Redemption of the Tiger Mother

Amy Chua’s Battle Hymn of the Tiger Mother: The Audio Book Club discusses. – By Ann Hulbert, Hanna Rosin, and Nina Shen Rastogi – Slate Magazine.

First, i know very little of the subject i am about to write about. All my knowledge of the book came from the Slate podcast review of the book, and i only know Amy Chua via her interview with Colbert and Conversation with History (2004: the myths of globalization and 2007: the moment of empire).

The girls at Slate dissected the book very well and very comprehensively. Other than just talking about the book, they spent half of the podcast discussing the book’s literally genre and its relation and impact to the culture climate of parenting and American anxiety over the rise of China. Their view of the book was overall favorable.

I just want to add two points to their review: I couldn’t help but to notice the book’s redemptive quality. As if the book is Amy’s way to apologizes to her kids for her sometime overzealous methods, while also publicly telling them how proud she is of their accomplishment and maturity. This book will mend some wound and prepare her kids next level of gruesomer education. This book have injected a favorable view of her kids into the public consciousness, which will probably result in easier university entrance and employment opportunities, all according to the grand scheme of the tiger mother.

And about parenting in general: There is perhaps a middle road between tiger mother’s way and the “american” laissez faire way. Maybe kids can be subject to tiger mother’s training and retain 10-20% of personal project/fun time, depending on kids’ performance during the tiger mother’s. Call it the google way if you well.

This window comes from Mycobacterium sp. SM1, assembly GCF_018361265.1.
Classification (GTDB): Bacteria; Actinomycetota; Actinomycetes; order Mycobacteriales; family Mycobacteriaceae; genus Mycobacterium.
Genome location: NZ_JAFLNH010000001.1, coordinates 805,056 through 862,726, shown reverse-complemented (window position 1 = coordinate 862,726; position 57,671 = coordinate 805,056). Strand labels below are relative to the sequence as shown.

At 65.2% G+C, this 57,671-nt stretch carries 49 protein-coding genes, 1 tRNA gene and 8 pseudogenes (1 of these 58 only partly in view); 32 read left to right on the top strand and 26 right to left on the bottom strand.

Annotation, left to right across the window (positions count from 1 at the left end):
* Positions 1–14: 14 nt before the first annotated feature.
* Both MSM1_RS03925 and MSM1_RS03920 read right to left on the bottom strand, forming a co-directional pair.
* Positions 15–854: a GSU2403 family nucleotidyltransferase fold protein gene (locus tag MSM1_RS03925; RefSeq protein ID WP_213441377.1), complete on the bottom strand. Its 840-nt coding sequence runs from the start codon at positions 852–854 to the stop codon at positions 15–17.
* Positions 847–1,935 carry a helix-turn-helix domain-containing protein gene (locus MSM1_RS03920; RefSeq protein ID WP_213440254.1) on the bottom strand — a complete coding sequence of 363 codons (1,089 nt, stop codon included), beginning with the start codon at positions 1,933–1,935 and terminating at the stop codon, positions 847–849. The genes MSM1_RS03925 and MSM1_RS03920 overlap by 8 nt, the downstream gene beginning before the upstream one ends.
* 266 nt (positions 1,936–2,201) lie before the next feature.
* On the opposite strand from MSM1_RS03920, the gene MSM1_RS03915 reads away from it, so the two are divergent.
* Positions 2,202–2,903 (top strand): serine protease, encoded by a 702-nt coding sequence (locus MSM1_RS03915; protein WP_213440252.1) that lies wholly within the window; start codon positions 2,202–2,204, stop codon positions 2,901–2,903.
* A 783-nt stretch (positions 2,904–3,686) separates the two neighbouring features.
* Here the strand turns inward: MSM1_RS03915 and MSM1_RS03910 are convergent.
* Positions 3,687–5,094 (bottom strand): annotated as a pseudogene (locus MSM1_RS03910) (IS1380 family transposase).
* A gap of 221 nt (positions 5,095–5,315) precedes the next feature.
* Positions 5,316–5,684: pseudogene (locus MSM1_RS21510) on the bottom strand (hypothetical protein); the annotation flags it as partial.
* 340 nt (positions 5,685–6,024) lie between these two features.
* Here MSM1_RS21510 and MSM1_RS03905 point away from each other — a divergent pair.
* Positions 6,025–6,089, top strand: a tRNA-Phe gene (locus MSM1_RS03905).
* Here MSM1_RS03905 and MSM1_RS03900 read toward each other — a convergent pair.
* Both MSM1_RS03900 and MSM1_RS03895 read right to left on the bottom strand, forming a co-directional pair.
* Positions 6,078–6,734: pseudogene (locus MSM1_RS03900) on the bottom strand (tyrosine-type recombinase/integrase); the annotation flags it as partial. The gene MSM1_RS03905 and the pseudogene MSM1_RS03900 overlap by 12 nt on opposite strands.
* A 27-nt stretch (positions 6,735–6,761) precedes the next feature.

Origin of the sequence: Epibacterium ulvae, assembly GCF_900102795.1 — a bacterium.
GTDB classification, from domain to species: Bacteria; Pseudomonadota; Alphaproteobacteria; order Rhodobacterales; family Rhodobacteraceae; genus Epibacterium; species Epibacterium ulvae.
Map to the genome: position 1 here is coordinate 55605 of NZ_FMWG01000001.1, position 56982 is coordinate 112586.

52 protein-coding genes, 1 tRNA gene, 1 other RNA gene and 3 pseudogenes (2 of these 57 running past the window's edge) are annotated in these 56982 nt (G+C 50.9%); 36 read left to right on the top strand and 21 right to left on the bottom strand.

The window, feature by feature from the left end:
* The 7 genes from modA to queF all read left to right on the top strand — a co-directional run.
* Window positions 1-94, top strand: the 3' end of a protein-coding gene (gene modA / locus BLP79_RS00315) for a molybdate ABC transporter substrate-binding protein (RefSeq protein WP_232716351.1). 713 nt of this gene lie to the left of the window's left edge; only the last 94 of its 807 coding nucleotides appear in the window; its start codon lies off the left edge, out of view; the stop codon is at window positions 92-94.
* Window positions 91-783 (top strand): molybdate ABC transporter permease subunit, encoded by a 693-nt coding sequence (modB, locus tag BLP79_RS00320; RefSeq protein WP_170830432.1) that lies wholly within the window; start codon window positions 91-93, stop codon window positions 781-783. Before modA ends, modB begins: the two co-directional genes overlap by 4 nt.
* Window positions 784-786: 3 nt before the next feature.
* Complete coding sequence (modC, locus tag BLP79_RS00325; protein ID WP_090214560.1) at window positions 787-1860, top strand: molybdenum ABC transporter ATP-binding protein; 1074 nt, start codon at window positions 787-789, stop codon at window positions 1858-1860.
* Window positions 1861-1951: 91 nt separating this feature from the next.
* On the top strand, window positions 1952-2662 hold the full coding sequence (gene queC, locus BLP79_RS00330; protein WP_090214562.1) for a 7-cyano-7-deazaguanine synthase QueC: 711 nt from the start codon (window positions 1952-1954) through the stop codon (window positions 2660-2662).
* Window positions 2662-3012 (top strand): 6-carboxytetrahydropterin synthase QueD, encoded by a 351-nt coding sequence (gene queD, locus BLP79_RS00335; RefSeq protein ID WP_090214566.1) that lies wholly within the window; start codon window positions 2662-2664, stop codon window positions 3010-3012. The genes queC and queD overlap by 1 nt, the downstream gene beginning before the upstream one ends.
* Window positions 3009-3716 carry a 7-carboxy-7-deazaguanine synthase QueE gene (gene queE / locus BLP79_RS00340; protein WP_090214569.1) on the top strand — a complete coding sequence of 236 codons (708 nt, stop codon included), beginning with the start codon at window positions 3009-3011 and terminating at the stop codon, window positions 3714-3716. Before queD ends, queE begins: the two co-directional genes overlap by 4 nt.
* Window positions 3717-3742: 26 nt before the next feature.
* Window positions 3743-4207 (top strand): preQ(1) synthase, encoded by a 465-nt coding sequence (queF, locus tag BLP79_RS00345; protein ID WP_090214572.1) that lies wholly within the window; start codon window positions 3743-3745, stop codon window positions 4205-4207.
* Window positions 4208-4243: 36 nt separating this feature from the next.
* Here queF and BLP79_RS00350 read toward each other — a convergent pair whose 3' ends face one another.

ps. Amy looked hot in the Colbert interview.





Why is Taiwan so in love with Japan?

This is going to be a short and “speculative” post, meaning i am not going to do the research to back up my claims. its all going to be base on my impressions and general understanding. Why? Because its 9am and i havent slept.

So, what is Taiwan so in love with Japan? was one of many topics discussed last night. I personally  have heard this question asked quite a few times, and its almost without exceptions from a Japanese.

my speculative answers to the question below:

1. Its because Japan were better colonial rulers than the subsequent Chinese KMT*.
This claim is of course base on my impression. It is also possible that such impressive was fueled by propaganda from the anti-KMT movement.

2. Its because Taiwanese nationalist like to empathize their Japanese and dutch colonial history to build a Taiwanese national identity that is distinguished from the mainland Chinese. Every wonder why the name “Formosa” is used as much as it is? Because its a name given to Taiwan from their dutch colonial masters. The cable news channel launched  by senior member of the pro-independent nationalist DPP is of course named Formosa TV.

3. As the first Asian country to industrialize, Japan is able to start their culture development first. That means Japan compare to other Asian countries have a more developed fashion industries, pop culture industries, and have a domestic market that is in general more culturally sophisticated. When post-industrial Taiwan can afford to pay attention to culture and other sophistication they look to the United States and Europe then Japan as the only non-western alternative culture center.

*I distinguish the post-colonial KMT as Chinese and foreign because it was not democratically elected by people of Taiwan. Obviously time have changed, KMT in its current state is unquestionably Taiwanese, not Chinese.

Why is Taiwan so desperate to get into the United Nations?

I met a couple of politically opinionated people tonight and had intense political discussions. During our conversation about how Taiwanese culture were susceptible to patriarchialism, i made an interesting pitch. I asked, is Taiwanese desire to be recognized by the United Nations a manifestation of Taiwan’s patriarchal trait?